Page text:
I’m an Irish Research Council Government of Ireland Postdoctoral Fellow in the College of Arts, Celtic Studies, and Social Sciences hosted by the Department of Music at University College Cork, National University of Ireland. Quite a mouth full, eh? It’s a two-year position.
Intertextuality in Chinese Martial Arts: Transnational Identity Construction at the Junctures of Kung Fu, Music, Lion Dance, and Film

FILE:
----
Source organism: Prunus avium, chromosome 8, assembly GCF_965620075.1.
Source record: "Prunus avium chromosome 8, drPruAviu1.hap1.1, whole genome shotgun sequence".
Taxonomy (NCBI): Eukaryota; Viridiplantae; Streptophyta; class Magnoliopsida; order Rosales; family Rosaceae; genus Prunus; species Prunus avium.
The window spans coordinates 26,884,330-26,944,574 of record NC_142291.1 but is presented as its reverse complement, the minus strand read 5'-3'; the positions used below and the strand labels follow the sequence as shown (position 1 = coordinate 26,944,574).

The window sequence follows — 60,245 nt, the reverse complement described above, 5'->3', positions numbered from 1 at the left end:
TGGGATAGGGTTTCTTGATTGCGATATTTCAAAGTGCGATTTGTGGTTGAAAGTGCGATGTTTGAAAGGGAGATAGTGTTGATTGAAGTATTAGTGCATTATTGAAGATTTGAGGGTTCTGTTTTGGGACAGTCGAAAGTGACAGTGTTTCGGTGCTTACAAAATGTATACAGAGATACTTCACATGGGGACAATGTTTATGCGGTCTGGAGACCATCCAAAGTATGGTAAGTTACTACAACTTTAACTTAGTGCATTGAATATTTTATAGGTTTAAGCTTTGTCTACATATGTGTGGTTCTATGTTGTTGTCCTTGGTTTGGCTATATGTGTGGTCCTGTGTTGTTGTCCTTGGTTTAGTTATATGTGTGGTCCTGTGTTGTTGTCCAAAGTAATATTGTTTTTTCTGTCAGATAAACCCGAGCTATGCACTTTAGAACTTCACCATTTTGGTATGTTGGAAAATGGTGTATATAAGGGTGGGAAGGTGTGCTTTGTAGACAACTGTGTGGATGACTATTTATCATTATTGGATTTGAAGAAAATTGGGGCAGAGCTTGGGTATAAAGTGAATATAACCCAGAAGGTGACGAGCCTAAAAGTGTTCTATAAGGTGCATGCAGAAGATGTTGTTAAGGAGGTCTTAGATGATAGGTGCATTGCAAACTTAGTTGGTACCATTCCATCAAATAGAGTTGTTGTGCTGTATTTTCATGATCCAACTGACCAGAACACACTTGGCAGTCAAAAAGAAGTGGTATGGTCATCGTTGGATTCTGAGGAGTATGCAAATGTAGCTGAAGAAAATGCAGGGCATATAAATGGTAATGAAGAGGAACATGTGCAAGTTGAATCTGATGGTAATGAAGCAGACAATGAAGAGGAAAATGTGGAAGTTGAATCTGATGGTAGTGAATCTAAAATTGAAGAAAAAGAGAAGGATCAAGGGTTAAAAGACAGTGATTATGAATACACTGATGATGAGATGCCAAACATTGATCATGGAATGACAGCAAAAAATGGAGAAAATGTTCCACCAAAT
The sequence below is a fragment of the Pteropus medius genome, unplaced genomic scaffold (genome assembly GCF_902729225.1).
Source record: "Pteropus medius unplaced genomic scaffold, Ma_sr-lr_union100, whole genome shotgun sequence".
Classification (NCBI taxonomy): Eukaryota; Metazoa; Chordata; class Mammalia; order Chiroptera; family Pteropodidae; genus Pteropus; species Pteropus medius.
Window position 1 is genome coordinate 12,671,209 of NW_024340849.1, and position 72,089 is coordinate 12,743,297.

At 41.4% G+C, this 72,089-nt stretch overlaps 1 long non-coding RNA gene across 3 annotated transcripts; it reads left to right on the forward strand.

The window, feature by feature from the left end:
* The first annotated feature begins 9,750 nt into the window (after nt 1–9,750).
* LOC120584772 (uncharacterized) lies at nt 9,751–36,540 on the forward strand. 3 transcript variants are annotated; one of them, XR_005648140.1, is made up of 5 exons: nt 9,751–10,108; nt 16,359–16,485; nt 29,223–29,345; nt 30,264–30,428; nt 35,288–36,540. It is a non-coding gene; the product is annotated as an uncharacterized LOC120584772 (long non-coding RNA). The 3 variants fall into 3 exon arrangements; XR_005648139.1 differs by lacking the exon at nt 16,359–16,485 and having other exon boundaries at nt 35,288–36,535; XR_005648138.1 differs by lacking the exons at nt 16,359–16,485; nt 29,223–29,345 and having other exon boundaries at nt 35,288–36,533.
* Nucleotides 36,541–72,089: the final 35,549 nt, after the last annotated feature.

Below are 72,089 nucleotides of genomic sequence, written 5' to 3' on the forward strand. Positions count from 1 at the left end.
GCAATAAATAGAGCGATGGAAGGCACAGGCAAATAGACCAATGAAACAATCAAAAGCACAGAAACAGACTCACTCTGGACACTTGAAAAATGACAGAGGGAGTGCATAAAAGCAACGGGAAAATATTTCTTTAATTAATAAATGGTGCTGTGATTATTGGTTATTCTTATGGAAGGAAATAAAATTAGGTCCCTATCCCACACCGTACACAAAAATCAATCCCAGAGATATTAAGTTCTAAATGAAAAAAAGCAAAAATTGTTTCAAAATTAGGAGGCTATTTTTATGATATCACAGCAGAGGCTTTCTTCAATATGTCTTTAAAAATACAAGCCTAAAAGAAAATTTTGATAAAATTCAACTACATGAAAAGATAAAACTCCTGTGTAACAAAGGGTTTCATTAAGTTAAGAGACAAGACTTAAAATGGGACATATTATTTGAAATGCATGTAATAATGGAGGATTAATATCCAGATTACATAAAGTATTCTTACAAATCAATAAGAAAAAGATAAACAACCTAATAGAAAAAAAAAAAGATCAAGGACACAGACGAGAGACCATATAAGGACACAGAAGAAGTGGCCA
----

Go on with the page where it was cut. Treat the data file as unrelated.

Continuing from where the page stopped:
In the emerging postmodern era, the tactics people use to (trans)form their identities have taken on increased significance vis-à-vis transnational flows and the hegemony of dominant groups. The Chinese diaspora (historically Cantonese, i.e., from southern China’s Guangdong Province) and Hong Kong’s fraught East/West position provide compelling case studies for broader global comparison. Drawing on ethnographic data and cinematic text analysis, my research explores the power of music in Chinese martial arts discourse. Kung fu, as these interdisciplinary systems of fighting skills are collectively known, is not simply about self-defence, but also the way heroic ideals are embodied in performance. A continuum of efficacy and entertainment allows kung fu to act as a flexible medium for expressing values and beliefs as well as negotiating multicultural contexts. I study martial arts and music in/as Southern Chinese culture (including Hong Kong and the diaspora), in order to examine resistance to ethnic discrimination, the embodiment of identity, and the resilience of abstract nationalism. In this way, kung fu provides a lens for looking at issues of pressing worldwide concern that affect many migrants and diasporic groups.